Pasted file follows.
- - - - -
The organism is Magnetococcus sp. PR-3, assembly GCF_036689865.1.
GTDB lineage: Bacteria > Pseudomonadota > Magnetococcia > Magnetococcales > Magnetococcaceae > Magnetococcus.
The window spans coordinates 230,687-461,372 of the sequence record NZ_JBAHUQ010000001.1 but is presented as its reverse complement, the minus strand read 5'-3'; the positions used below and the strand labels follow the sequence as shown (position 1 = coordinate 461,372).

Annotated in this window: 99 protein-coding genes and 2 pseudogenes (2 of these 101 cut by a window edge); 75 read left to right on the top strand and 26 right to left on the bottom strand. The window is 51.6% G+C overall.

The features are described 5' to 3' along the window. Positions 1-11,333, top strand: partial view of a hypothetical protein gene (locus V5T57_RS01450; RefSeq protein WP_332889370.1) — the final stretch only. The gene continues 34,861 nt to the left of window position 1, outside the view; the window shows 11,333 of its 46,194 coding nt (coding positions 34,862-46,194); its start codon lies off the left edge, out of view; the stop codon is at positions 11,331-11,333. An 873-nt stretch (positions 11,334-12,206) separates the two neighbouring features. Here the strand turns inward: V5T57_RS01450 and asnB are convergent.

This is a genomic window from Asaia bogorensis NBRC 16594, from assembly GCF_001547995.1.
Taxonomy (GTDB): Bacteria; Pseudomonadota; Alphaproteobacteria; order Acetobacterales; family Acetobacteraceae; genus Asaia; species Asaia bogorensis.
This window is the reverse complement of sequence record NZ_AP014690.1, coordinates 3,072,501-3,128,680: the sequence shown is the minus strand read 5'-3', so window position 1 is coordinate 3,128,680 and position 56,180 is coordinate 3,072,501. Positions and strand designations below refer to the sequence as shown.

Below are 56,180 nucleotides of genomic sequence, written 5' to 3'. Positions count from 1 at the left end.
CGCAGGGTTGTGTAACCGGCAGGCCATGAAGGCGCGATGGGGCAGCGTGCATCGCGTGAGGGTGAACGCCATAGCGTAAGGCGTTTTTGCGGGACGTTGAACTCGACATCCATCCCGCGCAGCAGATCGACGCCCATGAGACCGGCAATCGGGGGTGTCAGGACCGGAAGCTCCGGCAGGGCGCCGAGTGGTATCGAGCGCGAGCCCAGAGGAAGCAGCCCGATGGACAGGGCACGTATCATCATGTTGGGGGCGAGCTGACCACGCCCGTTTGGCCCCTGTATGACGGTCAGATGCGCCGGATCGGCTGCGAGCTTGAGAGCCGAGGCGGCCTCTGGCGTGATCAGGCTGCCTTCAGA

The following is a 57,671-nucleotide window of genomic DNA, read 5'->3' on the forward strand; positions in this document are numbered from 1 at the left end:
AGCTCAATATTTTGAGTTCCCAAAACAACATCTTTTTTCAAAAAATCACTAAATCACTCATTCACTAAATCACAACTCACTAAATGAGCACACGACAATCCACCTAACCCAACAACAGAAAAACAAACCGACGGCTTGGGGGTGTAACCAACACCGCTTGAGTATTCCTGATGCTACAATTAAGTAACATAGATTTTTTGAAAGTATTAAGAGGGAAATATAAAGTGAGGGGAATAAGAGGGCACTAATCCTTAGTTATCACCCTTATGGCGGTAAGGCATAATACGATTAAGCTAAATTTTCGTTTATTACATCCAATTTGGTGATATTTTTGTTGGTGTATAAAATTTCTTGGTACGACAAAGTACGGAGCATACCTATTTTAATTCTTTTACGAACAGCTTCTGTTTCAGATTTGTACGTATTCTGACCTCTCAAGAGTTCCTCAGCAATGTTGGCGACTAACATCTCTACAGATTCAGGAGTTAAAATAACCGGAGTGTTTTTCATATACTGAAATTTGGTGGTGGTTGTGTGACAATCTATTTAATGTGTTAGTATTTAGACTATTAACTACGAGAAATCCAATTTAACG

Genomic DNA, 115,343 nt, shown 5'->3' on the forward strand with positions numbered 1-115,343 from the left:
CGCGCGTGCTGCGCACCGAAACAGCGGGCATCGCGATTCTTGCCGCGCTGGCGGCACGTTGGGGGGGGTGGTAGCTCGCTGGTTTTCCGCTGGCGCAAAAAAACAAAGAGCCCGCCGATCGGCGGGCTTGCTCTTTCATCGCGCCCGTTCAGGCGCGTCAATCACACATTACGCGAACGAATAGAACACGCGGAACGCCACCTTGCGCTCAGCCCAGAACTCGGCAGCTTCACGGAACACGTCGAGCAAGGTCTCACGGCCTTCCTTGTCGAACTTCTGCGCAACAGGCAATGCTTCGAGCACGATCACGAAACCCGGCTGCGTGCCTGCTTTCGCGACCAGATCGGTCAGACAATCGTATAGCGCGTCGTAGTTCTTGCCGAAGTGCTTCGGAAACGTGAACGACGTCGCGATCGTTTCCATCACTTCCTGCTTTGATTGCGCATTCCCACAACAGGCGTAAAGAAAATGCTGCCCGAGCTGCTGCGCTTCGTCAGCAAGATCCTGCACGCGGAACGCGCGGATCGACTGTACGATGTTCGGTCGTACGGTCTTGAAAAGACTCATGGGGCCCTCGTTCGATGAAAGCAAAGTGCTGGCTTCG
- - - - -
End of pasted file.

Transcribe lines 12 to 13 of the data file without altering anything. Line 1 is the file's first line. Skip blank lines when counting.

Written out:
AGCTCAATATTTTGAGTTCCCAAAACAACATCTTTTTTCAAAAAATCACTAAATCACTCATTCACTAAATCACAACTCACTAAATGAGCACACGACAATCCACCTAACCCAACAACAGAAAAACAAACCGACGGCTTGGGGGTGTAACCAACACCGCTTGAGTATTCCTGATGCTACAATTAAGTAACATAGATTTTTTGAAAGTATTAAGAGGGAAATATAAAGTGAGGGGAATAAGAGGGCACTAATCCTTAGTTATCACCCTTATGGCGGTAAGGCATAATACGATTAAGCTAAATTTTCGTTTATTACATCCAATTTGGTGATATTTTTGTTGGTGTATAAAATTTCTTGGTACGACAAAGTACGGAGCATACCTATTTTAATTCTTTTACGAACAGCTTCTGTTTCAGATTTGTACGTATTCTGACCTCTCAAGAGTTCCTCAGCAATGTTGGCGACTAACATCTCTACAGATTCAGGAGTTAAAATAACCGGAGTGTTTTTCATATACTGAAATTTGGTGGTGGTTGTGTGACAATCTATTTAATGTGTTAGTATTTAGACTATTAACTACGAGAAATCCAATTTAACG

Genomic DNA, 115,343 nt, shown 5'->3' on the forward strand with positions numbered 1-115,343 from the left: